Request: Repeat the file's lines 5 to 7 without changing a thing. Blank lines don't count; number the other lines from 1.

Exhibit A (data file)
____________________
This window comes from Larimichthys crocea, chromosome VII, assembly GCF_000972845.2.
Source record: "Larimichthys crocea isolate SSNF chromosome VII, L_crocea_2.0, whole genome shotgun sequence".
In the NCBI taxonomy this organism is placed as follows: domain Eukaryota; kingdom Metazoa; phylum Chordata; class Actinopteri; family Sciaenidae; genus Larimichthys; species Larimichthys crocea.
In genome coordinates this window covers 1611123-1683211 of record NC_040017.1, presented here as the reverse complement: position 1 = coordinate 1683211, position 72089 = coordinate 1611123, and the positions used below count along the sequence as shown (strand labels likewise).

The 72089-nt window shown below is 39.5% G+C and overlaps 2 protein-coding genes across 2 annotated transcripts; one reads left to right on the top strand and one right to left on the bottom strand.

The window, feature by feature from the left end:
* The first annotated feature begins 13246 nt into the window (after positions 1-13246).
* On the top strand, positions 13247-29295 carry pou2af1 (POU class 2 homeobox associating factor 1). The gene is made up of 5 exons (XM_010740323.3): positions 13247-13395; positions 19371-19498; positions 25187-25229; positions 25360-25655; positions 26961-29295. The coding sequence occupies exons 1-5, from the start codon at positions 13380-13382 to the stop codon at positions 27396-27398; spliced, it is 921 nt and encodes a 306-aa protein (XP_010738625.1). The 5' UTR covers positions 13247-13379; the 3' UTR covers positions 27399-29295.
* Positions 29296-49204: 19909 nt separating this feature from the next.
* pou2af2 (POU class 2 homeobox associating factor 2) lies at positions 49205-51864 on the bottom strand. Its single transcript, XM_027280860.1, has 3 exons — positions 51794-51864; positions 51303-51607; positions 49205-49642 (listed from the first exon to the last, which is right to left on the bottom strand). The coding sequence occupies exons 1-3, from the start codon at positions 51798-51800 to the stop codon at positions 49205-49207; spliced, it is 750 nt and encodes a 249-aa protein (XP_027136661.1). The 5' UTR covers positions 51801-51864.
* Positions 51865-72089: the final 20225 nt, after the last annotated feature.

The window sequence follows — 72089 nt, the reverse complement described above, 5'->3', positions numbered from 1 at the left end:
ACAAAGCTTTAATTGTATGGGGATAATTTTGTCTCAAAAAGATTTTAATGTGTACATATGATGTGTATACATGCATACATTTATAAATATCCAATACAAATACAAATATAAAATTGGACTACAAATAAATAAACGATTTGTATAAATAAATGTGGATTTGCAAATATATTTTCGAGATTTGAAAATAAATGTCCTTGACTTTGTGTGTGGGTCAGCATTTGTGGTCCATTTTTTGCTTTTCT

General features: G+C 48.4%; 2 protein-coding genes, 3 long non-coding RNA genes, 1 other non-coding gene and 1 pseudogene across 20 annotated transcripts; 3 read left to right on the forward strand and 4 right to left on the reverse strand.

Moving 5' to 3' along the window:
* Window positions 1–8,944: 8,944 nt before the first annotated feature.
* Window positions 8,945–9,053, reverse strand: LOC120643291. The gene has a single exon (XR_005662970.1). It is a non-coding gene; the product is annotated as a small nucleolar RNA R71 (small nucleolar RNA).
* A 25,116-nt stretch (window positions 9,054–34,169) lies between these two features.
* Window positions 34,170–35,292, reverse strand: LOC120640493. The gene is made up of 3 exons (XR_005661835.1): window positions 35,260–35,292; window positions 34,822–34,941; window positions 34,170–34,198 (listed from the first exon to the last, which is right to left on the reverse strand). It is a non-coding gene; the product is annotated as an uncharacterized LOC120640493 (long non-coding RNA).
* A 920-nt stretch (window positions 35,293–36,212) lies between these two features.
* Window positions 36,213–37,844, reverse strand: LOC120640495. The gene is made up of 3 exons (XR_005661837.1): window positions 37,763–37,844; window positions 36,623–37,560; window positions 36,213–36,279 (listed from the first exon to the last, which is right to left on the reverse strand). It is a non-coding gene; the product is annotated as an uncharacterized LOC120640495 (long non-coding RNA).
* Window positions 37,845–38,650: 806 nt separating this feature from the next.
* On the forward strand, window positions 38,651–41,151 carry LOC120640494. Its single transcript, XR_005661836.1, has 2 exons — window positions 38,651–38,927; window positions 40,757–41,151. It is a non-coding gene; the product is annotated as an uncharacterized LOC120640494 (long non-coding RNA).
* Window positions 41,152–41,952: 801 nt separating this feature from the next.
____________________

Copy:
The 72089-nt window shown below is 39.5% G+C and overlaps 2 protein-coding genes across 2 annotated transcripts; one reads left to right on the top strand and one right to left on the bottom strand.

The window, feature by feature from the left end:
* The first annotated feature begins 13246 nt into the window (after positions 1-13246).